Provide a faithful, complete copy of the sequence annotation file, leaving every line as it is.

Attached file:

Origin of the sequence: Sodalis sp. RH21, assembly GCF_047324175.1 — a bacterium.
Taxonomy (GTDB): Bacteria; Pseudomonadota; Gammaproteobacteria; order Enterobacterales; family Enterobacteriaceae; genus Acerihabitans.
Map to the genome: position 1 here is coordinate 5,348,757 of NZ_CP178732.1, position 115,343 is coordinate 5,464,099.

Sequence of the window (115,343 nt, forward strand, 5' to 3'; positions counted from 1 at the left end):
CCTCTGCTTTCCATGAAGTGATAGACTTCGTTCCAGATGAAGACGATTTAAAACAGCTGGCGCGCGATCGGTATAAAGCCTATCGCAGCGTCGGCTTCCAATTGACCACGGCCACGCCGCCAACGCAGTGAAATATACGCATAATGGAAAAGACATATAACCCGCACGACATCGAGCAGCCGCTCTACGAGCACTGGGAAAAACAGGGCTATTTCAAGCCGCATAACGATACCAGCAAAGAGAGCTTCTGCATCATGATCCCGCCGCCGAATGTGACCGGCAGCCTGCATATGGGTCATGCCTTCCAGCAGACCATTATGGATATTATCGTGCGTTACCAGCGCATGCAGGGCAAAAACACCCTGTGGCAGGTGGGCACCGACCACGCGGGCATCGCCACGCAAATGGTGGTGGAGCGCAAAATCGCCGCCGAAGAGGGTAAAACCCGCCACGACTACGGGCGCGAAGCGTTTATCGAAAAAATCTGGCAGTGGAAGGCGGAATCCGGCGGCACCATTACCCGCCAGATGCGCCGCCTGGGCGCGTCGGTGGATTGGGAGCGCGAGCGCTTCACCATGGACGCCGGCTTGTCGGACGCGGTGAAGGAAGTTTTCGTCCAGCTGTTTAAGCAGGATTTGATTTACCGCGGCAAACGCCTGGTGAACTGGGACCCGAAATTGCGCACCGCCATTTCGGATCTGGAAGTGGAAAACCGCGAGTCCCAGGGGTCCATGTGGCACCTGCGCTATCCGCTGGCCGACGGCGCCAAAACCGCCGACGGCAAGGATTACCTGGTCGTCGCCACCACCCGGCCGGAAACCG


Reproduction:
Origin of the sequence: Sodalis sp. RH21, assembly GCF_047324175.1 — a bacterium.
Taxonomy (GTDB): Bacteria; Pseudomonadota; Gammaproteobacteria; order Enterobacterales; family Enterobacteriaceae; genus Acerihabitans.
Map to the genome: position 1 here is coordinate 5,348,757 of NZ_CP178732.1, position 115,343 is coordinate 5,464,099.

Sequence of the window (115,343 nt, forward strand, 5' to 3'; positions counted from 1 at the left end):
CCTCTGCTTTCCATGAAGTGATAGACTTCGTTCCAGATGAAGACGATTTAAAACAGCTGGCGCGCGATCGGTATAAAGCCTATCGCAGCGTCGGCTTCCAATTGACCACGGCCACGCCGCCAACGCAGTGAAATATACGCATAATGGAAAAGACATATAACCCGCACGACATCGAGCAGCCGCTCTACGAGCACTGGGAAAAACAGGGCTATTTCAAGCCGCATAACGATACCAGCAAAGAGAGCTTCTGCATCATGATCCCGCCGCCGAATGTGACCGGCAGCCTGCATATGGGTCATGCCTTCCAGCAGACCATTATGGATATTATCGTGCGTTACCAGCGCATGCAGGGCAAAAACACCCTGTGGCAGGTGGGCACCGACCACGCGGGCATCGCCACGCAAATGGTGGTGGAGCGCAAAATCGCCGCCGAAGAGGGTAAAACCCGCCACGACTACGGGCGCGAAGCGTTTATCGAAAAAATCTGGCAGTGGAAGGCGGAATCCGGCGGCACCATTACCCGCCAGATGCGCCGCCTGGGCGCGTCGGTGGATTGGGAGCGCGAGCGCTTCACCATGGACGCCGGCTTGTCGGACGCGGTGAAGGAAGTTTTCGTCCAGCTGTTTAAGCAGGATTTGATTTACCGCGGCAAACGCCTGGTGAACTGGGACCCGAAATTGCGCACCGCCATTTCGGATCTGGAAGTGGAAAACCGCGAGTCCCAGGGGTCCATGTGGCACCTGCGCTATCCGCTGGCCGACGGCGCCAAAACCGCCGACGGCAAGGATTACCTGGTCGTCGCCACCACCCGGCCGGAAACCG